After several short stops to survey the surrounding terrain, looking for horizontal lines in a vertical forest which is the best way to spot a deer or elk checking you out, I pull off the track and head east through the forest on a winding ATV path. I really don’t like the noise of the powerful engines on all terrain vehicles, but have a single patch to walk on through the snow covered, rolling hills is nice.

The evening, there was a real change in the weather. The outdoor temperature started warminga nd the snow around the cabin was swiftly melting away. The next day by noon it was almost completely gone. Was that it for winter? We packed the car and headed home. The following week we had another small winter storm in the mountains, but my honey-do’s in the Valley keep us from darting up to enjoy it. It would be another two weeks before Carol and I could make another mountain top journey.

It was our standard Friday afternoon routine. I would get home from work and find the kitchen table covered with the items of survival that we would be throwing in the back of the Explorer shortly. I would go to my little home office to gather by little ditty bag that still contained some of the surplus clothing items that are used as back up like extra socks, underwear, etc. I grabbed a few more articles of clothing, my shave kit, even though I have never shaved up at the cabin, but it did have the other items of toiletries that I use. It is a little more difficult stuffing all my stuff in this little ditty bag ever since Mowgli, our ….. cat, encountered my large travel bag that I inherited from my son Jeremy. I always kept my large, red, multi-compartmented, bag with wheels under my desk in the office where it is very handy for me. One day Carol thought it would be better stored in the walk-in closet in the master bedroom. What she didn’t realize was that the master of the bedroom was Mowglai nd my open bag had now moved into her territory. So to staked claim to it, she positioned herself and sprayed inside my bad. Carol’s keen sense of smell, lead her to my bag and realizing immediately what had happened, hauled it outside. There, she gathered every cleaning aid and went to town scrubbing, spraying, scrubbing some more, pressure washing with the garden hose and scrubbing again. Spraying Lysol didn’t even help. My travel bag was kaput. Did I mention that it had wheels?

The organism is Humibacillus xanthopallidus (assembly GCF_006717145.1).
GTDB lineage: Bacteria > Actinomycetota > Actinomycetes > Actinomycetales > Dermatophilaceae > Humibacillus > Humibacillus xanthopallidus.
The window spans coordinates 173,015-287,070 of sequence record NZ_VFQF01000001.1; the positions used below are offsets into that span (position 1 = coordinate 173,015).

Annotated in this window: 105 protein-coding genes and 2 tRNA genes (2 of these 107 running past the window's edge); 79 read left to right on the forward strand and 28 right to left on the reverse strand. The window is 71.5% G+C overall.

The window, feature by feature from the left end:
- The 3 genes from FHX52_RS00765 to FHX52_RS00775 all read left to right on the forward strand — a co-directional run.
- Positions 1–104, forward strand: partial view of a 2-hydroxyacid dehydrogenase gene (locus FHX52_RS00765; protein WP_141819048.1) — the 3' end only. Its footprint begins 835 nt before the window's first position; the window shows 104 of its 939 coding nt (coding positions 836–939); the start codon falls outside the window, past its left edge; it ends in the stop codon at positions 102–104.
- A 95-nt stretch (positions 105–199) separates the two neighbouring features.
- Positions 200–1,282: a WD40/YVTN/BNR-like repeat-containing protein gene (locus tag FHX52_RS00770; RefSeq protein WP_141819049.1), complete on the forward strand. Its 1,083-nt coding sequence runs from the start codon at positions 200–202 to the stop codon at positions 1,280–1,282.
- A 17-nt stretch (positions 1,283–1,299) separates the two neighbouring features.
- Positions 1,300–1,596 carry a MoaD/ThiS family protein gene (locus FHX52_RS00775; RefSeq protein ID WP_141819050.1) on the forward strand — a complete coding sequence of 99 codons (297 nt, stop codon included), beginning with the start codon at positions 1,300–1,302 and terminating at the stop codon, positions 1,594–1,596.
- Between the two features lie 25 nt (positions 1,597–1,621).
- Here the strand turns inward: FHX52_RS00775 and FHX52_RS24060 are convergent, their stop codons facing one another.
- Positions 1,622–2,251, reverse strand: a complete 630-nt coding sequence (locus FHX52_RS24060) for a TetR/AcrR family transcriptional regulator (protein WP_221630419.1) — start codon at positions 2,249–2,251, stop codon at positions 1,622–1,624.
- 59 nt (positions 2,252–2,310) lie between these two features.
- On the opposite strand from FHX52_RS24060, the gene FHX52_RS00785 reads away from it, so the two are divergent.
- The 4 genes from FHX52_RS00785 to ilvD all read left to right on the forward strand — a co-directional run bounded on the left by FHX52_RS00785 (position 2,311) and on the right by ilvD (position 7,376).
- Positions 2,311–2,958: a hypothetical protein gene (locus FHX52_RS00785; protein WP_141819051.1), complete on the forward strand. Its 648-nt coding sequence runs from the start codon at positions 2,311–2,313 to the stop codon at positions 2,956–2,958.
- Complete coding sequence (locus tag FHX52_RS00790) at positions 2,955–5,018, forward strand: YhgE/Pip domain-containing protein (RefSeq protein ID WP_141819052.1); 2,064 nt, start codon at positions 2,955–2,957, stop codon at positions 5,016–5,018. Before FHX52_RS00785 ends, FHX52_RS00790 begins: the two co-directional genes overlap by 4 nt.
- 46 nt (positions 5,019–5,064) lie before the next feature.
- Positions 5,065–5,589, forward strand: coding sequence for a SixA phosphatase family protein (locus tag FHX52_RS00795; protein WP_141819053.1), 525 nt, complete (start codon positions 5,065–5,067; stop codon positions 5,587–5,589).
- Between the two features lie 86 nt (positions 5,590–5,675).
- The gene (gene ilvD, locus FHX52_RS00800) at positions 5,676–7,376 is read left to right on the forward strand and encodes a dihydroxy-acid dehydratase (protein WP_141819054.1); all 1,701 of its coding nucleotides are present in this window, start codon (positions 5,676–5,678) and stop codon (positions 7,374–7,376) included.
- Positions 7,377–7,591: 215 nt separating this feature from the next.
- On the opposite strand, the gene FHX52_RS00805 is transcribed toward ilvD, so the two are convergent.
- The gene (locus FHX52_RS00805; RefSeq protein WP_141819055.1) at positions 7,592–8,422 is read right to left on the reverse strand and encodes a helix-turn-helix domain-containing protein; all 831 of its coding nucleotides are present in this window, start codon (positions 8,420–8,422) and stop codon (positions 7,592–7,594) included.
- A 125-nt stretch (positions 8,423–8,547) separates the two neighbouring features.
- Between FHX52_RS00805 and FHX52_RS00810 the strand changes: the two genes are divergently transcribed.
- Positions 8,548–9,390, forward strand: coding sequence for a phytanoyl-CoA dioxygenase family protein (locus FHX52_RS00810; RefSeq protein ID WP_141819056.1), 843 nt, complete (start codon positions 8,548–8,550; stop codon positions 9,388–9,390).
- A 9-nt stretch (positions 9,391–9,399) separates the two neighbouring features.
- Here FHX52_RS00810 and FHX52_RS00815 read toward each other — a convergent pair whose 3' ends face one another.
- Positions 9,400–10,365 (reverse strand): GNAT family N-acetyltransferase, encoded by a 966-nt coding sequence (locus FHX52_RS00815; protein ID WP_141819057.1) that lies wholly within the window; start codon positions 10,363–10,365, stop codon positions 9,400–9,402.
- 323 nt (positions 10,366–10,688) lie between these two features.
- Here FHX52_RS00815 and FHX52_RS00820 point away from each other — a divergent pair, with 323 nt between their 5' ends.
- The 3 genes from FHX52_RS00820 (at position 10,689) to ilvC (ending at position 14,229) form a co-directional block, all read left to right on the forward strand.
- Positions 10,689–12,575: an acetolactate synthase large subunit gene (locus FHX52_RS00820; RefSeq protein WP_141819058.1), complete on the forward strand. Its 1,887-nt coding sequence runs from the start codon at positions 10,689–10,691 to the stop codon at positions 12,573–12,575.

So back to my little •gym bag” that I received as a •freebee” from one of the vendors at the shop. Did I mention it didn’t have wheels or even any pockets and that it was yellow and has advertisement on it. Well, as you can tell, I missed by other travel bag but this little ditty bag will have to do.

As I loaded everything on and around the kitchen table in the car, Carol finishes packing the ice chest. We are now ready to go. We head up through Globe where we have a dinner stop Lorain’s Mexican Food Restaurant. The young, cute waitress there is always a little bummed when she doesn’t see the boys with us and her service is not quite a sharp. But the Goyo Burro’s, beans and rice are always consistently good. After dinner, we stop at the Chevron Station and grab a couple of hot beverages and we are off again, heading toward the Salt River Canyon.

Three weeks prior, on the trip with Chad and Jeremy, we traveled the stretch of highway from Globe to the Canyon with snow on the mountain tops flanking us to the North. It was a full moon that night and its bright beams would expose the snow’s whiteness that was gently layered along the uppermost elevations except where the deep mountain crevasses concealed its captive, frozen mass in vivid contrast of the dark shadows. It was a spectacular view that eluded the digital camera Chad was shooting from every angle and setting he attempted. It was one of the moments you had to be there for to appreciate it. On this trip there was no moon which had the starts stealing the show. Jupiter was low in the sky to the North and the Milky Way, Three Sisters, Orion and many other formations we easily seen by Carol to the South. With the snows gone and the absence of the moon, the mountain was in dark contrast to the night sky peppered with pin pricks of light from the heavenly bodies. This was another spectacular sight that you had to see in person to really appreciate.